California is close to the bottom of 50 states, highlighting the weak economic recovery for the state in recovering from the massive lobe damage caused by the coronavirus-related business shutdown.
Despite California’s uneven economic picture, Governor Gavin News on Wednesday spoke of the state’s achievements during an anti-withdrawal campaign in San Leandro. The governor suggested that the two Sunbelt officials envy Vy to protect California’s current success from economic gain and deadly bugs.
“Eat your heart out in Texas and Florida,” Governor News said at the San Leandro event. “We’ve got good health results and good economic results.”
Yet an important barometer, California’s track record for recovering lost jobs during coronavirus outbreaks, may raise some doubts that California is at the top of its main rivals – even the country’s largest states.
The first two months of the lockdown, measured by the ability to regain jobs that were lost during March 2020 and April 2020, ranked California 10th out of 50 states.
A top economic official in the governor’s office proposed an evaluation of California’s job performance.
“California continues to lead the nation’s economic recovery, adding 114,400 new jobs in July, more new jobs than any other state and a six-fold increase in the number of jobs for the fourth time in six months,” said D. D. Myers, director of governor business and economic development.
At the end of July, California recovered 58.3% of the 2.71 million jobs lost in these two months last year. California has recovered only 1.58 million from its lost position, leaving a deficit of 1.13 million jobs.
Bottom line: California ranks 41st out of 50 states, according to the news agency’s official federal statistics analysis. The drill-down report measures lost jobs in March and April 2020, compared to jobs received from May 2020 to July 2021.
Scott Anderson, chief economist at Bank of the West, said: “The fact that California ranks 41st out of 50 states in terms of job recovery is certainly not a competitive challenge for California. “The state has faced long-term economic growth challenges that have manifested or accelerated the epidemic.”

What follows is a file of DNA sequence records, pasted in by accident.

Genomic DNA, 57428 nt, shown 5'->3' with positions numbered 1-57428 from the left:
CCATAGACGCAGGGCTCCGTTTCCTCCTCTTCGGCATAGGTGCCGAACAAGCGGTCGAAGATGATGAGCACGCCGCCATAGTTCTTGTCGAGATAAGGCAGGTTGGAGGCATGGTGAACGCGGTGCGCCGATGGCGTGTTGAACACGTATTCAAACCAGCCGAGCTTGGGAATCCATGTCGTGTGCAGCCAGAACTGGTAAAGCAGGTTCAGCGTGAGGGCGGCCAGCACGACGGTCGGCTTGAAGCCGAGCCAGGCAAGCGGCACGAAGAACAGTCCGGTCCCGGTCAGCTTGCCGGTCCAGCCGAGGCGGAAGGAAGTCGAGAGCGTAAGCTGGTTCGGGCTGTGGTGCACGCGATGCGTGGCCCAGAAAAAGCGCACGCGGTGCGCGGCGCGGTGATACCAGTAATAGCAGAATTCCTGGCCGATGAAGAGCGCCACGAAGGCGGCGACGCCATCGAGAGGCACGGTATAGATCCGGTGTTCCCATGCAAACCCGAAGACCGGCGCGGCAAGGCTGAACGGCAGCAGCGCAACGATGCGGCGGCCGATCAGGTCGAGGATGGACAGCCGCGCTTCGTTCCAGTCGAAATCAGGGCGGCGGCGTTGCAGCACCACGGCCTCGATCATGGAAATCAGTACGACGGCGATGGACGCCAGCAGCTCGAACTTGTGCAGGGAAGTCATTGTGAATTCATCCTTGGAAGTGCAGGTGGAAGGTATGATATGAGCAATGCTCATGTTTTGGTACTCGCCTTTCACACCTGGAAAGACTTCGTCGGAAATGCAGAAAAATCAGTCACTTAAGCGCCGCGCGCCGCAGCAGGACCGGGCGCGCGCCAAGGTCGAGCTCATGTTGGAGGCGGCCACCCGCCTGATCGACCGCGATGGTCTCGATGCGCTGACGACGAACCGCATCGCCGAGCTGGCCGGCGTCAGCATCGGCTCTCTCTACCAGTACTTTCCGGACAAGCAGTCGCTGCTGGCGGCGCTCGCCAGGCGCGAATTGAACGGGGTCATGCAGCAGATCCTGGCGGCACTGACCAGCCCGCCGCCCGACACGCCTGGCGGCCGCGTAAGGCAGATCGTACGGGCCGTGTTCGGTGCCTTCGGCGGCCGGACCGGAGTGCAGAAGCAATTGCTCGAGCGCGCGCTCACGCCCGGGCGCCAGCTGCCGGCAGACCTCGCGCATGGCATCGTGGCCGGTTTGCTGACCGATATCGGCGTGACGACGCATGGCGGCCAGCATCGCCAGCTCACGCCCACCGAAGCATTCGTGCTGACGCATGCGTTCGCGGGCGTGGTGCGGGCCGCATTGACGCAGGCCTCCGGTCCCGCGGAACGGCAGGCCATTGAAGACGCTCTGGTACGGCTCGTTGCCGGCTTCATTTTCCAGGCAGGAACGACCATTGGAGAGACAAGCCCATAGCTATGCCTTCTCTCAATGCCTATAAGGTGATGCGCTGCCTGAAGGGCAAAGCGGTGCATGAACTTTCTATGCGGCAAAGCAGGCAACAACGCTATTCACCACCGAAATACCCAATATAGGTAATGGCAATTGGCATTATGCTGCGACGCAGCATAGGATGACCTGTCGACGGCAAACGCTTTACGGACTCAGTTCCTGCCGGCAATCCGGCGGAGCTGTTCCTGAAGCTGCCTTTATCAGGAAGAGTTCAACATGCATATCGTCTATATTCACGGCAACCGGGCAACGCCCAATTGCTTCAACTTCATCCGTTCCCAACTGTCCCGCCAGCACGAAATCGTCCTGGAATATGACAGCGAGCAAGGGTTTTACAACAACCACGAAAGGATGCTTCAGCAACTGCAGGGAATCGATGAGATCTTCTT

But Stephen Levy, director of the Center for Continuing Studies at the California Economy, argues that California has acted wisely in emphasizing health-conscious shutdowns to help prevent coronavirus.
“The above average job losses in California and the Bay Area are a direct result of our harsh response to Covid compared to regions like Texas and Florida,” Levy said. “On the other hand, Texas and Florida have far more cases, hospitalizations and mortality rates than California and the Bay Area.”
The coronavirus has exposed the economic shocks that have hit the hotel, restaurant, travel and tourism sectors.
“By continuing to lead with science and information, prioritizing vaccines and making these workers and small businesses the most affected by this epidemic, we have created the conditions for a strong economic recovery,” Myers said.
Anderson, however, cites two weaknesses in California that have been exacerbated or exacerbated by the coronavirus: the high cost of living and doing business.
“Epidemic families are rethinking their lives and businesses their business models,” Anderson said. “A lot of people today are looking at California and the Bay Area and don’t like what they see, or they see green pastures.”
The Bay Area has revived jobs in California and slowed the pace of recovery across the state. The Bay Area has regained only 48.2% of its lost jobs.
Jeffrey Michael, director of the Stockton-based Business and Policy Research Center at the University of the Pacific, described the weak results in the Gulf region as “very interesting.”